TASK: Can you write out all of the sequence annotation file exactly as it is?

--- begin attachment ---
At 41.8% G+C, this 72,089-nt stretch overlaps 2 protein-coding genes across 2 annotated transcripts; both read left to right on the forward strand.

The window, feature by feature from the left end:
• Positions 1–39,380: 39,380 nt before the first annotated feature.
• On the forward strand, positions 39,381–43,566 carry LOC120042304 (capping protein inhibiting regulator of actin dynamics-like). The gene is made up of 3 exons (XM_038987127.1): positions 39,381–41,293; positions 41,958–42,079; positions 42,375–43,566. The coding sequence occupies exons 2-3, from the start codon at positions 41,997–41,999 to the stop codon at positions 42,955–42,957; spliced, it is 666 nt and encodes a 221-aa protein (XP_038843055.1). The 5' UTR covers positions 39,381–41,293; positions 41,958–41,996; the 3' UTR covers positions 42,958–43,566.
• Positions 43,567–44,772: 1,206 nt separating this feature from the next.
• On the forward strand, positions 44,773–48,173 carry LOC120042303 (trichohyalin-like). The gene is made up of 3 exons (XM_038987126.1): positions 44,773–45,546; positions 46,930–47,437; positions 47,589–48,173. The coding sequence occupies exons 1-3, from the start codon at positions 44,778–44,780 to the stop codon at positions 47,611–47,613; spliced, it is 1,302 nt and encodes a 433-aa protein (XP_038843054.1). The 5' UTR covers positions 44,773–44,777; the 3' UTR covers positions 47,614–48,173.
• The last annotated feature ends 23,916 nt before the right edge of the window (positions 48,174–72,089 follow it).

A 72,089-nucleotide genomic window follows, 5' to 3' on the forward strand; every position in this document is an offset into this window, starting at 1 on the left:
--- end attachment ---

At 41.8% G+C, this 72,089-nt stretch overlaps 2 protein-coding genes across 2 annotated transcripts; both read left to right on the forward strand.

The window, feature by feature from the left end:
• Positions 1–39,380: 39,380 nt before the first annotated feature.
• On the forward strand, positions 39,381–43,566 carry LOC120042304 (capping protein inhibiting regulator of actin dynamics-like). The gene is made up of 3 exons (XM_038987127.1): positions 39,381–41,293; positions 41,958–42,079; positions 42,375–43,566. The coding sequence occupies exons 2-3, from the start codon at positions 41,997–41,999 to the stop codon at positions 42,955–42,957; spliced, it is 666 nt and encodes a 221-aa protein (XP_038843055.1). The 5' UTR covers positions 39,381–41,293; positions 41,958–41,996; the 3' UTR covers positions 42,958–43,566.
• Positions 43,567–44,772: 1,206 nt separating this feature from the next.
• On the forward strand, positions 44,773–48,173 carry LOC120042303 (trichohyalin-like). The gene is made up of 3 exons (XM_038987126.1): positions 44,773–45,546; positions 46,930–47,437; positions 47,589–48,173. The coding sequence occupies exons 1-3, from the start codon at positions 44,778–44,780 to the stop codon at positions 47,611–47,613; spliced, it is 1,302 nt and encodes a 433-aa protein (XP_038843054.1). The 5' UTR covers positions 44,773–44,777; the 3' UTR covers positions 47,614–48,173.
• The last annotated feature ends 23,916 nt before the right edge of the window (positions 48,174–72,089 follow it).

A 72,089-nucleotide genomic window follows, 5' to 3' on the forward strand; every position in this document is an offset into this window, starting at 1 on the left: